Legitimacy, such as it has been recently proclaimed, is then altogether inseparable from constitutional limitations. Whether the limitations that formerly existed in France were insufficient to oppose an effectual barrier to the encroachments of power, or whether they were gradually infringed and obliterated, is a point of little importance: they ought to commence from this time forward, even if the antiquity of their origin could not be proved.3
One is ashamed to go back to the evidence of history to prove that a thing equally absurd and unjust ought neither to be adopted nor maintained. It has not been argued in favor of slavery that it has lasted four thousand years; nor did the state of servitude which succeeded it appear more equitable for having subsisted above ten centuries; the slave trade has never been defended as an ancient institution of our fathers. The inquisition and torture, which are of older date, have, I confess, been re-established in one country in Europe;4 but this did not, I imagine, take place with the approbation even of the defenders of all ancient usages. It would be curious to know to which generation among our fathers the gift of infallibility was granted. Which is that past age which ought to serve as a model to the present, and from which one cannot make the slightest departure without falling into pernicious innovations? If every change, whatever be its influence on the general good and progress of mankind, be censurable merely because it is a change, it will not be difficult to oppose to the ancient order of things invoked by you, another order of things still more ancient to which it has succeeded. At that rate, the fathers of those of your ancestors whom you wish to take as guides, and the fathers of those fathers, would be entitled to complain of their sons and grandsons, as of a turbulent youth impatient to overthrow their wise institutions. What human being gifted with good sense can pretend that a change in manners and opinion ought not to produce corresponding change in our institutions? Must government, then, be always three hundred years behind? Or shall a new Joshua command the sun to stand still in his course? “No,” it will be said; “there are things that ought to be changed, but the government ought to be immutable.” There could not be a more effectual way of rendering revolutions inevitable; for if the government of a country refused to participate in any degree in the progressive advance of men and things, it will necessarily be overthrown by them. Can men coolly discuss whether the form of the governments of the present time ought to be in correspondence with the needs of the existing generation, or of those which are no more? Whether it is in the dark and disputed antiquity of history that a statesman ought to look for his rule of conduct; or whether that statesman should possess the talents and firmness of Mr. Pitt, should know where power resides, whither opinion tends, and where he is to fix his point of support to act on the national feeling? For without the nation, nothing is to be done—with it, everything except that which would tend to degrade it: bayonets are the only instruments for that sad purpose. In recurring to the history of the past, as to the law and the prophets, the same thing that happened to the latter happens to history: it becomes the subject of a war of endless controversy. Shall we at present aim at ascertaining from the documents of the age whether a perverse king, Philip the Fair, or a mad king, Charles VI, had ministers who, in their name, allowed the nation to be of some account? Besides, the facts in French history, far from supporting the doctrine which we combat, confirm the existence of a primitive compact between the nation and the king, as fully as human reason demonstrates its necessity. I have, I believe, proved that in Europe, as in France, it is liberty that is ancient and despotism that is modern; also that those defenders of the rights of nations who are stigmatized as innovators have always appealed to the past. Even were this truth not evident, the result would be only a more pressing demand on us as a duty to introduce the reign of that justice which may not as yet have commenced. But the principles of liberty are so deeply engraven on the heart of man that, if the history of every government presents a picture of the efforts of power to encroach, it exhibits likewise a picture of popular struggles against these efforts.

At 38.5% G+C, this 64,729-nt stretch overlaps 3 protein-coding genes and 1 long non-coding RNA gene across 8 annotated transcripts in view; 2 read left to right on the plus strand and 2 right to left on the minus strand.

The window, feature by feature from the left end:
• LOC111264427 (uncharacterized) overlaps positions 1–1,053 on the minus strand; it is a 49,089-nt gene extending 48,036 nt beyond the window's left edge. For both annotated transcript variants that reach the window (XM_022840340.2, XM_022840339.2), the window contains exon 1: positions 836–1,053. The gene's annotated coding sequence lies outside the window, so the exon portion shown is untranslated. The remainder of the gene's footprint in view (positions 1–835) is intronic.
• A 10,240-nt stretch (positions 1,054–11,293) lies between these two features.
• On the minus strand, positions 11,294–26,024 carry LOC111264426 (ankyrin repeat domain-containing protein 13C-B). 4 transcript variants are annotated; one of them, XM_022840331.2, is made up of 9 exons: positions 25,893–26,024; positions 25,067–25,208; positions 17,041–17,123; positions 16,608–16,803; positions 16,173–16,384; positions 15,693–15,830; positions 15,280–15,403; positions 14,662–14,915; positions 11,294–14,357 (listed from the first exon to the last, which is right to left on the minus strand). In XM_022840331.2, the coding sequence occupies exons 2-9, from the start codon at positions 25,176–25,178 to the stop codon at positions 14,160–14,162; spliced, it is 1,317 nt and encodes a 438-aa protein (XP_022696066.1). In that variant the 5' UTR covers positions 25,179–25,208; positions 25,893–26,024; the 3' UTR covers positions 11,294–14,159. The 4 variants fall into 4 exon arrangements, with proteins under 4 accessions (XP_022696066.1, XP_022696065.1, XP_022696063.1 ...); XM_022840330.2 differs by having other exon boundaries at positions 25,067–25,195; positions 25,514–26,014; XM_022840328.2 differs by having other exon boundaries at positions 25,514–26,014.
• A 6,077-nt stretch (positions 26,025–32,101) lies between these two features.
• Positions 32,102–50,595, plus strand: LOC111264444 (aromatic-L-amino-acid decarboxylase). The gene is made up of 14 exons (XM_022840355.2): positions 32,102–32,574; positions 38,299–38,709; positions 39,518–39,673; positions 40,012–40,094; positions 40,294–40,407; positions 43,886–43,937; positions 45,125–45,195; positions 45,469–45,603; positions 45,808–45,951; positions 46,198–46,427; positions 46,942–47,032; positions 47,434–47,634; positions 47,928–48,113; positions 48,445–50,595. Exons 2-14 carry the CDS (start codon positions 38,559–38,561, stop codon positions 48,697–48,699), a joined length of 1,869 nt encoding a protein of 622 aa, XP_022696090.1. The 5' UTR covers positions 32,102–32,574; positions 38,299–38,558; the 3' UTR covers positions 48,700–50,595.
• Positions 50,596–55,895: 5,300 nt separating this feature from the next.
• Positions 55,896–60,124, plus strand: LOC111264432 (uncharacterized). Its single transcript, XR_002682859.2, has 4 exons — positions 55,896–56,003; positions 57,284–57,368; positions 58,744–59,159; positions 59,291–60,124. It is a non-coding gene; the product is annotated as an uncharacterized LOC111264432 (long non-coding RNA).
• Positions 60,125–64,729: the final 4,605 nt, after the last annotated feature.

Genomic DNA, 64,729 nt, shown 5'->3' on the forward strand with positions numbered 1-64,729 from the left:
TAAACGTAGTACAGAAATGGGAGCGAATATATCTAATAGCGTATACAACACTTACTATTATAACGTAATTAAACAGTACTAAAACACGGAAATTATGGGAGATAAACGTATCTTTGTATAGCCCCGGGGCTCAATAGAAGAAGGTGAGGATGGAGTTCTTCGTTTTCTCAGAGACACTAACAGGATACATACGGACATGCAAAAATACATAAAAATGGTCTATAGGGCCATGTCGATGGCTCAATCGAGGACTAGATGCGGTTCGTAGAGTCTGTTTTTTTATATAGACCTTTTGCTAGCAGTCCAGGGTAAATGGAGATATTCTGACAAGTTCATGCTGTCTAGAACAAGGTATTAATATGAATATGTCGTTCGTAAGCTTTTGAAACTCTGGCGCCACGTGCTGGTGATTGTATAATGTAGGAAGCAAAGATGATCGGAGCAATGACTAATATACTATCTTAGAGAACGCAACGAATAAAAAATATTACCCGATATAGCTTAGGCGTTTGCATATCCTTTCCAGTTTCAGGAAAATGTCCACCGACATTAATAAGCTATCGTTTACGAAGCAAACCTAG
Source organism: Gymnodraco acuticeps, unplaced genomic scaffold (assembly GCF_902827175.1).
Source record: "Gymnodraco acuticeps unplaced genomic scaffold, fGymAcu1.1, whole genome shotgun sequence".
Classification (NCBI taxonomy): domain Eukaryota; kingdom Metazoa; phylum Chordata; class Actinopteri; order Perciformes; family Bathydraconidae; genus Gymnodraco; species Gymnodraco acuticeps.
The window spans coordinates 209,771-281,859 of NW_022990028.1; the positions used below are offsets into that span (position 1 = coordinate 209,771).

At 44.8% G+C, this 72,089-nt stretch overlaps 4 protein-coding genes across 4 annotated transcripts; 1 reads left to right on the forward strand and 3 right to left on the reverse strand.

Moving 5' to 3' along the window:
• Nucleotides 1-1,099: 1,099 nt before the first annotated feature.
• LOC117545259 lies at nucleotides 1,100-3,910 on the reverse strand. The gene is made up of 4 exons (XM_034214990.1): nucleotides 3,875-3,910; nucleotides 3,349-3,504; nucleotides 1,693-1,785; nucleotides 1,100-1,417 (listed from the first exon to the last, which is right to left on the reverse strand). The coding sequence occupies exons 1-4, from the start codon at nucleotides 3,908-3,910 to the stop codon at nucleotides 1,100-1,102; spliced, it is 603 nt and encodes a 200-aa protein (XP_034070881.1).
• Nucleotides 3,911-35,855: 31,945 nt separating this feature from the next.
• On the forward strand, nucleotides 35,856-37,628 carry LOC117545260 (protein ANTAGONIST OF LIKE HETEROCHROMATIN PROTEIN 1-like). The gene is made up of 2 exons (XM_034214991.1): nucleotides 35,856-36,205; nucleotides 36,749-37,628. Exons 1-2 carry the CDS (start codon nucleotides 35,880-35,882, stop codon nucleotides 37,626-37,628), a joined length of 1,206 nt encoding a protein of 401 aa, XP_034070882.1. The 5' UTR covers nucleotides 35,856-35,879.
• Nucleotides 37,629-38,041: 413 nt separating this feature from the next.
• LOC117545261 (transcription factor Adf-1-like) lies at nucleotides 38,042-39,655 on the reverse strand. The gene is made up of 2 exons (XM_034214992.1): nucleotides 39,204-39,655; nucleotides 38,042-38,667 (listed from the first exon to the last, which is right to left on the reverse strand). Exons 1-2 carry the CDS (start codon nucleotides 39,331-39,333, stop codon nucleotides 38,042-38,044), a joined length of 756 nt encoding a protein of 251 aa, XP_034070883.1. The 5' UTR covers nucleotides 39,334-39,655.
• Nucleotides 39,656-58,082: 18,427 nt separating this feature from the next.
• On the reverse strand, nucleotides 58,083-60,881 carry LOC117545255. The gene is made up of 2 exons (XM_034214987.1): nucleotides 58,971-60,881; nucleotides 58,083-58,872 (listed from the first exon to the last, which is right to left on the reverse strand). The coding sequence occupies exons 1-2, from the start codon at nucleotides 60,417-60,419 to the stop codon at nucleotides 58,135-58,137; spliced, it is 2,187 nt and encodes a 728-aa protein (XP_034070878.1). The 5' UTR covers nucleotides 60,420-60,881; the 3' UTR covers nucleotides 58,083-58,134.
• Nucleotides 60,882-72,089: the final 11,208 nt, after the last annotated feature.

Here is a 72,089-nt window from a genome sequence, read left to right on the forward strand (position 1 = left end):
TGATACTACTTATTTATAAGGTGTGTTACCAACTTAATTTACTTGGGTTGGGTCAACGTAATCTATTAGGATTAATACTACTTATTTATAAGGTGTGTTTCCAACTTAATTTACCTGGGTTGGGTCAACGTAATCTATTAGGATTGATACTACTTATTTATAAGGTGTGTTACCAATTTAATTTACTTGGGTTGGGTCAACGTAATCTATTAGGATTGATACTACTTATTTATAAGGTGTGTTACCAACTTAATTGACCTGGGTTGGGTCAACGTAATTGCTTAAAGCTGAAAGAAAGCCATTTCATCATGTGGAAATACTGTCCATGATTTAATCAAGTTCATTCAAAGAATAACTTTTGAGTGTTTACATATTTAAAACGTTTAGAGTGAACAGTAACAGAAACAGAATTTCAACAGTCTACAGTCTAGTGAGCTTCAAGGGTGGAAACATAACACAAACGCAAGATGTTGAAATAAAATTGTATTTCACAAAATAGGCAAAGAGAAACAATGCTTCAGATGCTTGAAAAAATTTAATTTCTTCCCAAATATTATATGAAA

[1. ] For an overview of the historical context of 1814–15, see Furet, Revolutionary France, 269–84.
[2. ] The reference is to King George III (1738–1820) of England. Because of severe mental illness, he was incapacitated during the last ten years of his reign.
[3. ] For more information on this topic, see bk. I, chap. xi, of Staël, Considerations.
[4. ] In 1814, by King Ferdinand VII of Spain.